• Tcatoksofka, seemingly a later name of the main Okfuskee town.
  • Teawokela, 25 miles east northeast of the mouth of Upatoie Creek, probably near Chewacla Station, Lee County.
  • Tculakonini, on Chattahoochee River in Troup County Ga.
  • Tohtogagi, on the west bank of Tallapoosa River, probably in Randolph County.
  • Tukabahchee Tallahassee, later called Talmutcasi, on the west side of Tallapoosa River in Tallapoosa County, Alabama.
  • Tukpafka, on Chattahoochee River in Heard County, Ga. later moved to Tallapoosa, settled on the left bank 11 miles above Okfuskee, Tallapoosa County, and renamed Nuyaka.
  • Tulsa Canadian, a branch of Tulsa on the Canadian River, Oklahoma.
  • Tulsa Little River, a branch of Tulsa near Holdenvillle, Oklahoma.


early location on the upper Ocmulgee, later on the west bank of Chattahoochee River in Russell County, Ala. opposite Columbus, Ga.

  • Coweta Tallahassee, later Likatcka or Broken Arrow, probably a former location of the bulk of the tribe, on the west bank of the Chattahoochee River in Russell County, Ala.
  • Katca tastanagi’s Town “at Cho-lose-pare-kari.”
  • Settlements on “Hallewokke Y oaxarhatchee.”
  • Settlements on “Toosilkstorkee Hatchee.”
  • Settlements on “Warkeeche Hatchee.”
  • Wetumpka, branch of the last on the main fork of Big Uchee Creek 12 miles northwest from the mother town, Coweta Tallahassee.


  • A branch among the Seminole called Kan-tcatiFlorida, Chowok ohatchee.”
  • A branch village of Eufaula hopai on a creek called Chowokolohatchee
  • Eufaulahatchee or Eufaula Old Town, on Talladega Creek, also called Eufaula Creek, 15 miles from its mouth.
  • Lower Eufaula or Eufaula hopai, above the mouth of Pataula Creek, in Clay County, Georgia.
  • Upper Eufaula, on the right bank of Tallapoosa River 5 miles below Okfuskee, in Tallapoosa County, at one time separated into Big Eufaula and Little Eufaula.


At the junction of Hillabee and Bear Creeks, Tallapoosa County.

  • Anetechapko, 10 miles above Hillibi on a branch Hillabee Creek
  • Etcuseislaiga, on the left hank of Hillabee Creek, 4 miles below Hilibi.
  • Kitcopataki, location unknown
  • Lanutciabala, on the northwest branch of Hillabee Creek, probably in Tallapoosa County
  • Little Hilibi, location unknown.
  • Oktahasasi, on a creek of the mane 2 miles below Hilibi.


On the north bank of Tallapoosa Ruver in Elmore County.

  • Lapiako, on the south side of Tallapoosa in Montgomery County nearly opposite Hołiwahali.


Best-known location on the east bank of Chattahoochee River, at the junction of Upatoie Creek in Chattahoochee County, Ga.

  • Apatai, in the forks of Upatoie and Pine Knob Creeks in Muskogee County, Ga.
  • Salenojuh, on Flint River 8 miles below Aupiogee Creek (?).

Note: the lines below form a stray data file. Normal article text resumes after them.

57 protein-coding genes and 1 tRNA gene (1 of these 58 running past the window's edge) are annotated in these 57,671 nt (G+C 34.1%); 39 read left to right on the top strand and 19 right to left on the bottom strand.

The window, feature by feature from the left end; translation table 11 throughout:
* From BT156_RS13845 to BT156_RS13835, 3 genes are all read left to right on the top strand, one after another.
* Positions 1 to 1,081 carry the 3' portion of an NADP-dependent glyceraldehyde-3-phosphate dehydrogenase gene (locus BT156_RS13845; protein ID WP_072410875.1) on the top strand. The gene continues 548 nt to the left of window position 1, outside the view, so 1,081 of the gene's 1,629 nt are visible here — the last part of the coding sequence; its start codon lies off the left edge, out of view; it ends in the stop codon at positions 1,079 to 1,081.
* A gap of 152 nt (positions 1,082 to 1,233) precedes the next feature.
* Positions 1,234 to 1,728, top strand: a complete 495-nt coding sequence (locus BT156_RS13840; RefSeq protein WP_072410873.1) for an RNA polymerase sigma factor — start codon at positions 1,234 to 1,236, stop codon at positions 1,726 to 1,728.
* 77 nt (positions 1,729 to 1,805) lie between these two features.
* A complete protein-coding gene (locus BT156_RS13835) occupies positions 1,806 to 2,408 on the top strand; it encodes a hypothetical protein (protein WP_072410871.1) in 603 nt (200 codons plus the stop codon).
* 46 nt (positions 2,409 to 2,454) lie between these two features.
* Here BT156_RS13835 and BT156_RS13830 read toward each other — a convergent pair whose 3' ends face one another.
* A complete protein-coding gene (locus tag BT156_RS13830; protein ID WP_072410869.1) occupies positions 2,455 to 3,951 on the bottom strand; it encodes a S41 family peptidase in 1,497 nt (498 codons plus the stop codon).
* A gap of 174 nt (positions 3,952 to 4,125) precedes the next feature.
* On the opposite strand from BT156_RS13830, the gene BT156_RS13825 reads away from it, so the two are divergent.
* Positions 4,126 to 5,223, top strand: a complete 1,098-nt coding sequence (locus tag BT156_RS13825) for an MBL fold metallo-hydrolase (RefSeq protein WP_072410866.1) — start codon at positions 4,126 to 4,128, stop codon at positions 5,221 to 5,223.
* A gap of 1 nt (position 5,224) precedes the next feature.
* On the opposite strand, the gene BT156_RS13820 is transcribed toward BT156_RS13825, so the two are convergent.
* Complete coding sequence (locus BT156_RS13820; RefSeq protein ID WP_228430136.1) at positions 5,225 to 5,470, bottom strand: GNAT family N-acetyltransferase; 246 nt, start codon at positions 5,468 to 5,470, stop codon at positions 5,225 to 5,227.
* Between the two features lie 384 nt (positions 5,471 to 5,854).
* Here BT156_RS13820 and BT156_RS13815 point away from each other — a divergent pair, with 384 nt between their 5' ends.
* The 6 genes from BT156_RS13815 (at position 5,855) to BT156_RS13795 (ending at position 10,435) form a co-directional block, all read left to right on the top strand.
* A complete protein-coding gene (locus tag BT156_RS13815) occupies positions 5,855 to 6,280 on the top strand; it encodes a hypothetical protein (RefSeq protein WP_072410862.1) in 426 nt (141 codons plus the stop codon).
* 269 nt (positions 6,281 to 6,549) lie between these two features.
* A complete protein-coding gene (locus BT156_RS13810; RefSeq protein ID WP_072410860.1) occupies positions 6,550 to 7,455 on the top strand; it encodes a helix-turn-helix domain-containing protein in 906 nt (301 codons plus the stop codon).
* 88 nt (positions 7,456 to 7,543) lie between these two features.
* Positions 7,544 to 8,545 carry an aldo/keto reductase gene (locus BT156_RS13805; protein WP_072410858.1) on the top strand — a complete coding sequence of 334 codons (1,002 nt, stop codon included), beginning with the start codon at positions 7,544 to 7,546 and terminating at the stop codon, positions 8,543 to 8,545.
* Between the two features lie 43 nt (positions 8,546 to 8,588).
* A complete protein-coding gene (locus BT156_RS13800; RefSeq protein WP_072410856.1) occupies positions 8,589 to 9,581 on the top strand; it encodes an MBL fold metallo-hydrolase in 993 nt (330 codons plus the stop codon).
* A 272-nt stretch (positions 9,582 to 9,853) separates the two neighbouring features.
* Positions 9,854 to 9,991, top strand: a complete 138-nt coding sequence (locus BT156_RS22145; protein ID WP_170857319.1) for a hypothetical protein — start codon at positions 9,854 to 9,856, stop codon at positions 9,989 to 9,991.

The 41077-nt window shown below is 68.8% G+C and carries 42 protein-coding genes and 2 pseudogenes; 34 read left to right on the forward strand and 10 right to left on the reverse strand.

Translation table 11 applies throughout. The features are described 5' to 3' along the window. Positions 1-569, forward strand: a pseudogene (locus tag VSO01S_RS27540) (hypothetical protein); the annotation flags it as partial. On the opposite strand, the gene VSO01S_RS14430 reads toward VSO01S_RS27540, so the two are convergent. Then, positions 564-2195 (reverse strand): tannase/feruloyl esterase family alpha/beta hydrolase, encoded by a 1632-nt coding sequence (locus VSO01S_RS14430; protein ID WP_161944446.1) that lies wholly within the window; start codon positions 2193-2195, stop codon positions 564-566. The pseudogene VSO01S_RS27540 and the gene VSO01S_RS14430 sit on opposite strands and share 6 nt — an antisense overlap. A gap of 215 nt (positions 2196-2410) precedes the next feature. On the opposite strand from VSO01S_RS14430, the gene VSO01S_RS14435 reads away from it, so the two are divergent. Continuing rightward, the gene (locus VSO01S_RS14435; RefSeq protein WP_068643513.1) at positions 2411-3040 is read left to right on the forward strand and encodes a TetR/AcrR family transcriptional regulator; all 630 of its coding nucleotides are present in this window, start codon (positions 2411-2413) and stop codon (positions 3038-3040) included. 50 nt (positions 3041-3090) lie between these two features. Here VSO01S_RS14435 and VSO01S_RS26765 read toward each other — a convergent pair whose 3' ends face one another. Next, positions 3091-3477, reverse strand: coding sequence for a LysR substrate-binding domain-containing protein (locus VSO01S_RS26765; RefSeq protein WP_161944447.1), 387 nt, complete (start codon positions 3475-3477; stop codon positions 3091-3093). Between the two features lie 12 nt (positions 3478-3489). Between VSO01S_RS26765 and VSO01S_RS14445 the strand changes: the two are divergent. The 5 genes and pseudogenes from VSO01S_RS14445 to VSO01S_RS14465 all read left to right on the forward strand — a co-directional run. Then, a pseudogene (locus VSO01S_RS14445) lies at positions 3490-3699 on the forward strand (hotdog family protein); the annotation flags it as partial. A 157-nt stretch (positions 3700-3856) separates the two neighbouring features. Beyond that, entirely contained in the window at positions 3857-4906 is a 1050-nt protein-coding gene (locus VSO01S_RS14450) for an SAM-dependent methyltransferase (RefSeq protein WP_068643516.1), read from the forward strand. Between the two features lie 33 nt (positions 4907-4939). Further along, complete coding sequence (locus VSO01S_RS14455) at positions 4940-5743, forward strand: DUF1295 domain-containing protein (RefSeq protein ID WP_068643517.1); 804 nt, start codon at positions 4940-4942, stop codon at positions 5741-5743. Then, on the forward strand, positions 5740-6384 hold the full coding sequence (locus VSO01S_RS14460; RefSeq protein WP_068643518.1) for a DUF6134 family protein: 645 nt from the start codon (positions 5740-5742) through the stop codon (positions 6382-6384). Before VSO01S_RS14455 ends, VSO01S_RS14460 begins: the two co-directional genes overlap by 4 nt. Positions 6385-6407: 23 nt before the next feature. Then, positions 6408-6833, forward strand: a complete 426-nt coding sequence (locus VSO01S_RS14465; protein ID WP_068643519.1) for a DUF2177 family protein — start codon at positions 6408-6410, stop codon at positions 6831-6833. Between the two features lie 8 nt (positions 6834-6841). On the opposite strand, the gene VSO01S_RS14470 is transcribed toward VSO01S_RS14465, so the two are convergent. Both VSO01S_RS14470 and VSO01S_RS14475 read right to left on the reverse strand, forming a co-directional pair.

• Settlements bearing the same name (Kasihta).
  • Settlements on Chowockeleehatchee Creek, Ala.
  • Settlements on Little Uchee Creek, Ala.
  • Settlements on “Tolarnulkar Hatchee.”
  • Sicharlitcha, location unknown.
  • Tallassee Town, on Opillikee Hatchee, perhaps in Schley or Macon Counties, Ga.
  • Tuckabatchee Harjo’s Town, on Osenubba Hatchee, a west branch of the Chattahoochee, Ala.
  • Tuskehenehaw Chooley’s Town, near West Point, Troup County, Ga.


  • Asilanabi, on Yellow Leaf Creek in Shelby County, AL.
  • Lalogalga, or Fish Pond, on a branch of Elkhatchee Creek, 14 miles up, in
  • Tallapoosa or Coosa County.
  • Okchai, location
    1. on the east side of the lower Coosa in Elmore County;
    2. in the southeastern part of Coosa County, on a creek bearing their name,
  • which flowed into Kialaga Creek.
  • Potcas hatchee, probably a branch of this on the upper Creek in Clay or Coosa County.
  • Tcahki lako, on Chattahoochee River.
  • Tulsa hatchee, location uncertain.


  • Pakan Tallahassee, on Hatchet Creek, Coosa County.
  • The Pakana who settled near Fort Toulouse at the junction of Coosa and
  • Tallapoosa Rivers and afterward moved to Louisiana, living on Calcasieu River for a while.


In the sharp angle made where Tallapoosa River turns west in Elmore County.

  • Only one small out village is mentioned, Wihili, location unknown.


On the middle course of Hatchet Creek in Coosa County.

  • Sakapadai, probably on Sacapartoy, a branch of Hatchet Creek, Coosa County.
  • Tukpafka, on Hatchet Creek, Coosa County.
  • Wiogufki, on Weogufka Creek in Coosa County.

Smaller Muskogee Tribes:


Not a major division; on the north bank of Tallapoosa River in Elmore County, 2 miles below Holiwahali. They may have been related to the Holiwahali.


Not a major division; just below Kolomi on the north bank of Tallapoosa River in Elmore County. Possibly related to the Holiwahali.